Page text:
The last part deals with the aftermath of the war, examining not just the practical consequences (including food shortages, dislocation, prisoners of war and displaced persons), but also the impact of the war and of Nazism in the German popular memory. Bessel shows that the Germans viewed themselves as victims of war, not as perpetrators of Nazism: "For many Germans, the Second World War came to mean the terrible suffering they endured during its last months, rather than the comparatively good life they had enjoyed in the early war years, or what Germans had inflicted on others." This is a lucid, insightful book that will be useful to students of modern European history as well as to those specifically interested in the history of Nazism and the Second World War.
Eva Kolinsky's After the Holocaust examines the struggles of Jewish survivors after the liberation of the concentration camps and their experiences in the following years. Kolinsky begins her study with an overview of the experiences of the Holocaust and strategies for survival.
This provides a useful context for her examination of the liberation of the German camps. Kolinsky uses the case studies of Buchenwald, Belsen and Dachau to highlight the shock at the discovery of conditions in the camps and the challenges faced by liberators and survivors in the immediate aftermath of liberation. There was neither a standard pattern of liberation nor any agreed plan for dealing with the needs of survivors.
Kolinsky argues that for survivors, "life after liberation remained buffeted by unpredictability". Most Jews had hoped to leave Germany, which became "an interim, a waiting room, a staging post between past and future". But some stayed, despite very poor living conditions. She examines the position of Jews as displaced persons in Germany and considers the re-establishment of Jewish communities there after the Holocaust. With fewer than 11,000 Jews (compared with 500,000 in 1933) "Jewish life in Germany could not replicate or reinstate the German-Jewish culture that had been destroyed". In addition, there was little material support for them, and restitution and compensation were slow to emerge.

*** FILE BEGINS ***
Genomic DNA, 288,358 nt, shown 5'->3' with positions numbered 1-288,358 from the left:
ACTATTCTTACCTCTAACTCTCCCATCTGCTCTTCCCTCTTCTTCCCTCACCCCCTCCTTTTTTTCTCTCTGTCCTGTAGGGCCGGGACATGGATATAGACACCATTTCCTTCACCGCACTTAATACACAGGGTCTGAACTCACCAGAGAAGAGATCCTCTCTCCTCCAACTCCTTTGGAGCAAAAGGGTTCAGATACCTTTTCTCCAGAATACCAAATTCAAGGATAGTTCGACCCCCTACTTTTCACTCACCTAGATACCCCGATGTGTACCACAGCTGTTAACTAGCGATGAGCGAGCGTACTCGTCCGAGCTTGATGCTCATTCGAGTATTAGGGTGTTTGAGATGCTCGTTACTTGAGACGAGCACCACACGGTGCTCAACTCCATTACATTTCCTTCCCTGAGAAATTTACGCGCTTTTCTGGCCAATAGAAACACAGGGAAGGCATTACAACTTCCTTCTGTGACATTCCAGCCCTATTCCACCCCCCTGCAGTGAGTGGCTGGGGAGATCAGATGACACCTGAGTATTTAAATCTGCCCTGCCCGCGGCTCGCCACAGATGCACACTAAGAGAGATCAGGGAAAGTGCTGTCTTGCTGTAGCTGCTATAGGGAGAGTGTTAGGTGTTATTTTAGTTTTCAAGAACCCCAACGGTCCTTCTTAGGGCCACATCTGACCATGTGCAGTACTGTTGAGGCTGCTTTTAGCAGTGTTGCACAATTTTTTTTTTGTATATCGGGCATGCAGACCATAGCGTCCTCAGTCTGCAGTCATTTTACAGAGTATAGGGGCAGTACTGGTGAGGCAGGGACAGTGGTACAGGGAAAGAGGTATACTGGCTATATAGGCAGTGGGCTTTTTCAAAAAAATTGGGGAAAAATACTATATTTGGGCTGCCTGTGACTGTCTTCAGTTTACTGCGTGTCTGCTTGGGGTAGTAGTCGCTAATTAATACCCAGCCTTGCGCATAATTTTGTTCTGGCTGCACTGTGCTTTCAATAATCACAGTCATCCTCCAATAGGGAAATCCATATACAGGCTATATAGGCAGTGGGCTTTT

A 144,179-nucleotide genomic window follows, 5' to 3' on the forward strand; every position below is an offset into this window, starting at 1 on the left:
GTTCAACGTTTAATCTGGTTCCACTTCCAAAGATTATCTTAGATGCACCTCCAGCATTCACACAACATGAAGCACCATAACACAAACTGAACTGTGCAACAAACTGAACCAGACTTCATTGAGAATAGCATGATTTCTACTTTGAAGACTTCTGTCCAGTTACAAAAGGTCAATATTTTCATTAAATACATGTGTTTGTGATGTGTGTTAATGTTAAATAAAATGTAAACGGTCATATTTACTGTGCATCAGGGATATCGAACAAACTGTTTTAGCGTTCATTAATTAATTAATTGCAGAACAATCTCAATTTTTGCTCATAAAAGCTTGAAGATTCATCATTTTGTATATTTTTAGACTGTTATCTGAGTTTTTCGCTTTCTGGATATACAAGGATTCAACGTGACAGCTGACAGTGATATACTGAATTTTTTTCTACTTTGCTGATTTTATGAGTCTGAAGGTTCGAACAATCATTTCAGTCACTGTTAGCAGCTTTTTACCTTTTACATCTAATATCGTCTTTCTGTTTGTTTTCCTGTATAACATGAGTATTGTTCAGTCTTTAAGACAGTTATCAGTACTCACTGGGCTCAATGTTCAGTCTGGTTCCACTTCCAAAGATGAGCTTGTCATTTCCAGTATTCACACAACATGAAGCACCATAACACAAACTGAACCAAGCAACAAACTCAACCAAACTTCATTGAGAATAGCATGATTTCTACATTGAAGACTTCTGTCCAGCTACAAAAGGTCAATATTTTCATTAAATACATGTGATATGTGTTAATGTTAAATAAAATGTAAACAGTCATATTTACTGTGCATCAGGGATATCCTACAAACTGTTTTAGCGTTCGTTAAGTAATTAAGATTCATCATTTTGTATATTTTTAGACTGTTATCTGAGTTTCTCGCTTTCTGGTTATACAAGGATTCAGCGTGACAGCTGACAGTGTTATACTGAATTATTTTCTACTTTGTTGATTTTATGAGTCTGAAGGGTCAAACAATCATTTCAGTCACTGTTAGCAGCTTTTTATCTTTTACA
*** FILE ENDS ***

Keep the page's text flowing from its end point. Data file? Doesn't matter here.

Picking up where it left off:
Yet, by 1951, the Central Council of Jews in Germany believed that Jews could live in a "fruitful symbiosis" within Germany. During the 1950s, a symbiosis between Jews and the West German state did occur at the public level of institutions and ceremonial events. However, "at the private level of daily living, unease and a sense of distance were less readily dispelled". Although it was no longer state sponsored, anti-Semitism still existed. While this book focuses on the decade after the war, Kolinsky's epilogue addresses developments in the Jewish community in Germany since then, including the issue of identity of young Jews nowadays. She makes excellent use of testimonies not only of camp survivors but also of liberators, aid workers and government officials to underline her powerful account of the difficulties faced by Holocaust survivors.
Lisa Pine is senior lecturer in history, London South Bank University.
Author - Michael H. Kater
Publisher - Harvard University Press
Pages - 348
Price - £18.95
ISBN - 0 674 01496 0